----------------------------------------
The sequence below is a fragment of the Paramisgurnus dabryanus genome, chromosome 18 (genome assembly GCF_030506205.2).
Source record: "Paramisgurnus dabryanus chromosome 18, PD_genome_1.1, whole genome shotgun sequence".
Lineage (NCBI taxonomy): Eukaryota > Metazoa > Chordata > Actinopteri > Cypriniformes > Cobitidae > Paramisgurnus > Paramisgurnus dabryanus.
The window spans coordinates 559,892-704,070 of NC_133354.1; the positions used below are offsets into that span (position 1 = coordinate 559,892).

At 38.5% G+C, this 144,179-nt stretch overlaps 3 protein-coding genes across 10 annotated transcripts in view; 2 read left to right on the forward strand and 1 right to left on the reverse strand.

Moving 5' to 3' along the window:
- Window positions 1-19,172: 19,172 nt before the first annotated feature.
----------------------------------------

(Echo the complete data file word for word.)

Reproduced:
The sequence below is a fragment of the Paramisgurnus dabryanus genome, chromosome 18 (genome assembly GCF_030506205.2).
Source record: "Paramisgurnus dabryanus chromosome 18, PD_genome_1.1, whole genome shotgun sequence".
Lineage (NCBI taxonomy): Eukaryota > Metazoa > Chordata > Actinopteri > Cypriniformes > Cobitidae > Paramisgurnus > Paramisgurnus dabryanus.
The window spans coordinates 559,892-704,070 of NC_133354.1; the positions used below are offsets into that span (position 1 = coordinate 559,892).

At 38.5% G+C, this 144,179-nt stretch overlaps 3 protein-coding genes across 10 annotated transcripts in view; 2 read left to right on the forward strand and 1 right to left on the reverse strand.

Moving 5' to 3' along the window:
- Window positions 1-19,172: 19,172 nt before the first annotated feature.